There is nowhere on earth quite so peaceful as an empty ski slope.
The snow wraps itself around like the mountain like a thick layer of bubble wrap making everything softer, quieter, gentler and even more beautiful than you could possibly imagine. The snow takes away the sharp edges, the mismatch of colours, the dirt and the cloudy sky and provides you with a canopy of perfection.
The low murmur of the ski lifts have disappeared and the shouts and squeals that normally clutter the mountain are gone.
We’re left with perfect white slopes, huge empty runs and undisturbed views to our neighbouring snowy peaks.
Everyone knows that a white canvas provides the perfect backdrop for photography and this even applies to the mountains.
The only problem is, ski slopes are never empty. Skiing and snowboarding are two of the most popular sports in the world and it’s very rare you’ll get a slope to yourself.
Thankfully, I’ve found a new way to explore the ski slopes and it’s in a way that means you’ll never need to share them.
Whilst in Catalonia I had the chance to experience snowshoeing, a sport that is rising in popularity as it gives different types of people a new way to discover our snowy landscapes. That’s right, you don’t need to hurl yourself off a mountain with two planks on your feet to truly appreciate the snow.
Snowshoeing gives you a totally unique way to see the mountains as you have the time (and the breath) to take it in and experience it. You’re not rushing and whizzing and screaming and falling. You’re crunching and shuffling and oooohing and ahhhing. You’re stopping to admire the view, inhaling the crisp and icy air and doing that low whistle that really means, ‘Wow, this is probably the most beautiful thing I’ve ever seen.’
I was snowshoeing in Port Ainé in Catalonia. We’d already had a busy day on the slopes and as the skiers began to leave and head for the après ski we headed back out to don our snowshoes.
You may be surprised to hear that it stays light until around 8pm in Catalonia and just before sunset is the perfect time for snowshoeing.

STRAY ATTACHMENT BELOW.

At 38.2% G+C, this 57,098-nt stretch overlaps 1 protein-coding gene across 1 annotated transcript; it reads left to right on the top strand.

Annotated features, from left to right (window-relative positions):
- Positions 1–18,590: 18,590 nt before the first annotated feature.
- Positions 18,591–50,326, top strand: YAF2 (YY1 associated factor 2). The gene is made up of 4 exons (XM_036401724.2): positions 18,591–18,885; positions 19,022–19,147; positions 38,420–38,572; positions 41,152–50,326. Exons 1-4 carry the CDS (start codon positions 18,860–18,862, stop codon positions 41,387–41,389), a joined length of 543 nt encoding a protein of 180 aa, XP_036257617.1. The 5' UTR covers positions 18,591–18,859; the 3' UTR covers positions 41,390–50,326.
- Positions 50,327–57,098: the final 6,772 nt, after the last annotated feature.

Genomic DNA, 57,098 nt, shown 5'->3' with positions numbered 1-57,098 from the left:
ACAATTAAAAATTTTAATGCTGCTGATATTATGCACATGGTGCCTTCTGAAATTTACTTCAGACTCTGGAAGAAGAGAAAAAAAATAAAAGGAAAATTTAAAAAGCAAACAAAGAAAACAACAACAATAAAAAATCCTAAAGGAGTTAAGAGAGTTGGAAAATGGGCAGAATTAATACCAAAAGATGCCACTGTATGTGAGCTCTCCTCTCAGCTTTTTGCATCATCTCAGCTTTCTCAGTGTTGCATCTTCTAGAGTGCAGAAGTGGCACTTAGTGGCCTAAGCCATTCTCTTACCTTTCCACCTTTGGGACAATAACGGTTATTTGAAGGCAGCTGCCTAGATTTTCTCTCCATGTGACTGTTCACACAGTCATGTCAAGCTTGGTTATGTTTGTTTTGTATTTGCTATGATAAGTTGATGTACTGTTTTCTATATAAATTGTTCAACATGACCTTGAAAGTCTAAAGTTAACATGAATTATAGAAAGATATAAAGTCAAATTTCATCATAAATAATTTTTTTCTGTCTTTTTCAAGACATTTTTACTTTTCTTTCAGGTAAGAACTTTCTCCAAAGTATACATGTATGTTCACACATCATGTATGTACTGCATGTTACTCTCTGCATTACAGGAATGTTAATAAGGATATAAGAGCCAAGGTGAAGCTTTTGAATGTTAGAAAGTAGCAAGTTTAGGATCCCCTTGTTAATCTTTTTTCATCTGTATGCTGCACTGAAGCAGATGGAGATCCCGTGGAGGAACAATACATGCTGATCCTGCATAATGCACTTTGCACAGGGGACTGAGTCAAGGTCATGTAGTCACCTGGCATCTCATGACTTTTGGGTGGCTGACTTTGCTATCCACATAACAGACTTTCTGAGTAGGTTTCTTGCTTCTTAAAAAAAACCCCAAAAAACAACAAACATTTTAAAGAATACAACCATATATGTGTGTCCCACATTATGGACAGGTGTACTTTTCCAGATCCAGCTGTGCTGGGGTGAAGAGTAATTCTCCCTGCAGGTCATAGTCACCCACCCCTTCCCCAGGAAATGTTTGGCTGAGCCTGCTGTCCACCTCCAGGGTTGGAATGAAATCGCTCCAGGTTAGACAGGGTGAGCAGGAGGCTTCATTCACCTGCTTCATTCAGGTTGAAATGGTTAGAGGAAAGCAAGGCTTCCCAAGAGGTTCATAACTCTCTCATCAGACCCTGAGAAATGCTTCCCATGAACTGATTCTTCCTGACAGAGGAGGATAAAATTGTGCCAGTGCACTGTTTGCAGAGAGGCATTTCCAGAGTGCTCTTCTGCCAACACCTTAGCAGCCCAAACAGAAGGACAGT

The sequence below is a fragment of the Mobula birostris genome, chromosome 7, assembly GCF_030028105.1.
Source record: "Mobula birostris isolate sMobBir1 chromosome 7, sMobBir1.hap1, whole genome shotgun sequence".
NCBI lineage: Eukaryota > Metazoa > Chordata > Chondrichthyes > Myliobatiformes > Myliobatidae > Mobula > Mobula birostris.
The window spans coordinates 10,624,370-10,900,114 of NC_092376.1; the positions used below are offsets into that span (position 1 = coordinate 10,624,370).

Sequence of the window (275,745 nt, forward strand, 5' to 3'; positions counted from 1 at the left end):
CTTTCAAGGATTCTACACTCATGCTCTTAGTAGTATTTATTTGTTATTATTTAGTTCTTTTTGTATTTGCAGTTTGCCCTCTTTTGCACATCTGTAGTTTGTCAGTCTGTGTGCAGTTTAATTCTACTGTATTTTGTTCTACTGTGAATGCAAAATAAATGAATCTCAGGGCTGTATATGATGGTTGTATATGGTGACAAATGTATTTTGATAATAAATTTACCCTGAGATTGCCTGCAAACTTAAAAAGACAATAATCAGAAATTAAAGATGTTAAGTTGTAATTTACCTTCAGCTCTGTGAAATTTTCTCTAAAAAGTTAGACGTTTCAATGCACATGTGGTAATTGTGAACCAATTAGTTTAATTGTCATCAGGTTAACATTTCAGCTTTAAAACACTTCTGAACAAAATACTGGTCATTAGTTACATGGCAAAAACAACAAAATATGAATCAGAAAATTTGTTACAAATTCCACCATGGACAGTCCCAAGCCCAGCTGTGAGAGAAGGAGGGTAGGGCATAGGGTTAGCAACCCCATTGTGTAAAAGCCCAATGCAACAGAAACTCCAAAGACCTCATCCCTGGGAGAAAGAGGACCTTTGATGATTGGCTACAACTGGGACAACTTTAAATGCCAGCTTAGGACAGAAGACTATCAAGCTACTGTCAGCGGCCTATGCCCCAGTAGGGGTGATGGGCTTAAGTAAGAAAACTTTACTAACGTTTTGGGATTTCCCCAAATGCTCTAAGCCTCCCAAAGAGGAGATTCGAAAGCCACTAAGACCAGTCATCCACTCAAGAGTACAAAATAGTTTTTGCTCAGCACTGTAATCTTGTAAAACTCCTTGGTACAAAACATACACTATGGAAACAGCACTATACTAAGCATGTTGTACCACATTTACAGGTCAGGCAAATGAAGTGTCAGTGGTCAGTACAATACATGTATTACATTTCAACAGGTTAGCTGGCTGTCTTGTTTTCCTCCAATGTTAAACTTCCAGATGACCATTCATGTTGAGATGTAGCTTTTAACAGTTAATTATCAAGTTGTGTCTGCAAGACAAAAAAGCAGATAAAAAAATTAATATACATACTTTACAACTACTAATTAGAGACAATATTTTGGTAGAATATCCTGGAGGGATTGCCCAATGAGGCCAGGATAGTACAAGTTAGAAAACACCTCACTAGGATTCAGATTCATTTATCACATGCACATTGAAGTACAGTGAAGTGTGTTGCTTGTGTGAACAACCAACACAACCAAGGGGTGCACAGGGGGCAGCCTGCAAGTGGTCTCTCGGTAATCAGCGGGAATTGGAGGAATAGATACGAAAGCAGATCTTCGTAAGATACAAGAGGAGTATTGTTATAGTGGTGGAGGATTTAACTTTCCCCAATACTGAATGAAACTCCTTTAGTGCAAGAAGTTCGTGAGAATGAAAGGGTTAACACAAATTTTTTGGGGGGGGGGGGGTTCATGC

We were clipped into our crampons, grabbed two walking poles and we were off.
The first 15 minutes was the hardest as my body adjusted to the change in activity. This was more to me being incredibly unfit and this is definitely an activity that can be enjoyed by all.
We slowly climbed up the mountain between the trees while our guide described the wildlife that calls Port Ainé home.
I’m not sure about you but when a mountain is covered in snow I completely forget about the wildlife. The hundreds of animals that can be seen scurrying around in the summer are still there, they’re just well hidden or cozily tucked up in their burrows.
We excitedly went into ‘Poo Patrol’ mode as we looked out for animal feces, a sure sign that foxes and deer were still wandering the area.
We reached the top of a small mountain just in time to watch the sun set before descending off-piste. The deep snow has a satisfying crunch as your large, flat crampons flatten the surface.
We arrived back at Port Aine 2000 in time for a few pre-dinner beers as we waited hungrily for an acceptable time to go for dinner. Our British bellies were calling for a 7pm dinner but this is basically still lunch time in Spain![styled_box title=”Snowshoeing at Port Ainé ” class=””]You can find out more about snowshoeing at Port Aine and other activities here.
A 2 hour evening trek with a guide costs €28 and a 3 hour trek costs €35. We took the 2 hour trek and I felt it was the perfect length of time. [/styled_box] [posts_carousel category=”Spain” items=”5″]